One simple technique that changes how you discipline kids of divorce, the Safekeeper concept!




Ever heard the phrase “practice makes perfect”? It may be an old, familiar saying, but it is incorrect. It makes no difference how many times you practice something the wrong way; it will still be wrong. Instead, “perfect practice makes perfect.” Allow me to explain how practicing something will help you discipline children of divorce.

Many times when working with an out-of-control child or a child on the verge of going into a rage, we panic. I know there have been times I’ve thought:

Oh no! Not now! (Like there is ever a good time to get out of control?)

Good grief, give me a break! I’ve got a lot planned, and there just isn’t time for this behavior. (My frustration and stress)

What will the other teachers think? Will they think I’m not a good teacher? (Embarrassment)

If he gets out of control, I’m scared he is going to start hitting me and cursing. What will I do to get him to stop? (Panic)

In situations like these, it is important to practice ahead of time

  • What we will say
  • What we will do
  • How we will react to the situation

A lot of children of divorce simply don’t feel safe. When they don’t feel safe is when they act out. They need to know the adult standing in front of them is going to

  • Protect them in the moment
  • Keep them safe—physically and emotionally
  • Is going to be fair to them

To help the child of divorce, I use the Safekeeper concept, or the Safekeeper talk as I call it. Dr. Becky Bailey designed this simple technique, and I have used it with hundreds of children.

I’m a Safekeeper. My job is to keep you safe. Know what your job is? Your job is to help me keep things safe.

It is simple and to the point, draws children into the conversation, and gives them some responsibility.

The Safekeeper talk is a good example of something that needs to be practiced. If you stumble around with your words, the kids in your group will not comprehend the philosophy behind it, and that is to be safe.

I encourage everyone who works with children with behavioral issues to practice the Safekeeper talk. Write this conversation down on a card, and practice it over and over until the words flow out of you without a hint of hesitation.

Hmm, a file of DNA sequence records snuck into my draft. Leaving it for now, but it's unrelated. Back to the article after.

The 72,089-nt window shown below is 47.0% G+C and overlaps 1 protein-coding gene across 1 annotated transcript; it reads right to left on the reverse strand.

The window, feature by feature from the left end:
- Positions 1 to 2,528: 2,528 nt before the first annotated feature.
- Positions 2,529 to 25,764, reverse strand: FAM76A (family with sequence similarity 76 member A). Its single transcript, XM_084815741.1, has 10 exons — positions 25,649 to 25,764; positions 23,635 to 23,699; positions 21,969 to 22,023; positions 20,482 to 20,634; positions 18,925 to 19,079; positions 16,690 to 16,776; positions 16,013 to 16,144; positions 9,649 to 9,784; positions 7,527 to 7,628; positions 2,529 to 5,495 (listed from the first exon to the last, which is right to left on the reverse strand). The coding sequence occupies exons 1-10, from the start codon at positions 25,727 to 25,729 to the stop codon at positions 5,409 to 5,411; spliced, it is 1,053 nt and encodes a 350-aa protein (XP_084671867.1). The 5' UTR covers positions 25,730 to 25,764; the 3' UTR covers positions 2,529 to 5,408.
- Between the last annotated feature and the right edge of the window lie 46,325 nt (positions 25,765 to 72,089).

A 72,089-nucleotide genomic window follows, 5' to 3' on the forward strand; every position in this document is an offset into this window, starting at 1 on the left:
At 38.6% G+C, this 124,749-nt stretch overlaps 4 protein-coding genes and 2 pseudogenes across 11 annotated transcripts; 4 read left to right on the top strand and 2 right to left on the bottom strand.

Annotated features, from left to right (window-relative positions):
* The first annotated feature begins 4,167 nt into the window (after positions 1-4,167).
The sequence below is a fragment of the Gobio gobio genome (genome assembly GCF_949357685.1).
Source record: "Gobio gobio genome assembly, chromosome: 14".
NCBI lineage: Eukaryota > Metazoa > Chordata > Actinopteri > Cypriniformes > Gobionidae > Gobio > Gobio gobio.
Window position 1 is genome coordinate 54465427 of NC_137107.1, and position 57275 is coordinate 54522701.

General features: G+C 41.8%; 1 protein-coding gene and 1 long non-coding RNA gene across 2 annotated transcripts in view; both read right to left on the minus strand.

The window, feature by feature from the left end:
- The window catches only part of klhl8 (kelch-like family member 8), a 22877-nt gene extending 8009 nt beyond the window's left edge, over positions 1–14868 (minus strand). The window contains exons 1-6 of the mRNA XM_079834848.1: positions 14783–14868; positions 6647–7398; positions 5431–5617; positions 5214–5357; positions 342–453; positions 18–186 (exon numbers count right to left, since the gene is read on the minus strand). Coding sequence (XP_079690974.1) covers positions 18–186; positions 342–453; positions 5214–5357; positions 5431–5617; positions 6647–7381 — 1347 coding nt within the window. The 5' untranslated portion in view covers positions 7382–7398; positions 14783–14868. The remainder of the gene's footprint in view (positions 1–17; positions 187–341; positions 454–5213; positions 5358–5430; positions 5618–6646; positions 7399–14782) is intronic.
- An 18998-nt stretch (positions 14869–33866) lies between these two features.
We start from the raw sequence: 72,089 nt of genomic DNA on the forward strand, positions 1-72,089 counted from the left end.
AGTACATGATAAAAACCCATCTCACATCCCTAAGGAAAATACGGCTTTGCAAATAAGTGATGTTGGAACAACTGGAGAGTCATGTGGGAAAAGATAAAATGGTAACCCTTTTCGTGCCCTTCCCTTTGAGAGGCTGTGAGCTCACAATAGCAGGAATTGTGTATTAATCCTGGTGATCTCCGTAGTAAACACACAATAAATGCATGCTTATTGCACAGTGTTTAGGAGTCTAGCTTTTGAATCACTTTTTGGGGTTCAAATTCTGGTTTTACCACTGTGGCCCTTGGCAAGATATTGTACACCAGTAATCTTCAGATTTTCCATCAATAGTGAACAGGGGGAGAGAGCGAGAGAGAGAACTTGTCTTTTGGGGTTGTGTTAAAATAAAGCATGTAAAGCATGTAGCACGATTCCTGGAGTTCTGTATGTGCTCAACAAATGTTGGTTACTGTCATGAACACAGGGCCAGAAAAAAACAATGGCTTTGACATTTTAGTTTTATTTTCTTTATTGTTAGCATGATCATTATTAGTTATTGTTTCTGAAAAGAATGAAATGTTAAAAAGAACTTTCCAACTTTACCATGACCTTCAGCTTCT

Don’t try to get philosophical or scriptural with this phrase. Keep it simple. Almost every discipline situation fits into the Safekeeper concept. Once you have it down, then when you come to a discipline situation, all you need to add is what the child is doing. Here are some examples.

  • A child running: Whoa there, kid! I’m the Safekeeper, and my job is to keep you safe. What could do with those feet that would be safe?
  • A child talking during large group: Gabe, I’m the Safekeeper, and my job is to keep things safe. Talking when it’s someone’s turn is not safe. What could you do that would be safe?
  • A child standing on a chair: Shannon, I’m the Safekeeper, and my job is to keep things safe. Standing on a chair is not safe. What could you do that would be safe?

With the Safekeeper talk, children are not in trouble. You want to help children do what they are supposed to be doing. A lot of children are in trouble all the time. Perhaps it has become the pattern in their brain. Perhaps they get a lot of attention with their negative behavior. Whatever the reason, we want to help them.

Children who have experienced trauma, such as divorce, for the most part, live in survival mode. They don’t feel safe, so they can’t access the upper level of the brain where they can learn and retain information.

John Indermark, in Turn Toward Promise (Upper Room Books), explains safety in the following statement:

“In order to feel safe, in order to experience security, you must be able to trust in something or someone greater than yourself, greater than your fears.”

Can you understand that many of these kids simply don’t trust adults? Because of things that have happened to them, their trust levels have been shattered.

As Safekeepers, we have to help them feel safe, so they can trust again. We must help them feel safe, so they can develop a relationship with the heavenly Father and trust in Christ: “I will lie down and sleep in peace, for You alone, O Lord, make me dwell in safety” (Ps. 4:8).


The Safekeeper idea is adapted from Dr. Becky Bailey,, 800-842-2846.

This article is updated and adapted from an article originally published on the Kids & Divorce blog on September 10, 2014.

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8 thoughts on “One simple technique that changes how you discipline kids of divorce, the Safekeeper concept!

  1. Great article Linda ~ thank you. Since children are literal thinkers, I can just hear one of my little guys asking how talking out of turn is not safe. How would I answer that?

    • Good question Sylvia. You can expand the safety concept to include everyone being safe. You can say, “Sometimes when you talk when someone else is talking, it makes them feel unsafe.” Or you can say something like, “When some people talk out of turn they are loud and that feels unsafe to others around him.” Craft your conversation specifically to this little boy. If you say, “Talking out of turn is not safe. What could you do that would be safe?” usually doesn’t lend itself to a child questioning it …. but then there is always one right? 🙂

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  3. Great idea!! I just shared this to my KidMin group. I think this really holds true and will work with ANY child that has trust issues. Thanks, Linda!!!

    • Thanks Maribel. Yes, I agree with you on the trust issues and really it works with any kid in crisis and trauma. Glad you shared with your group.

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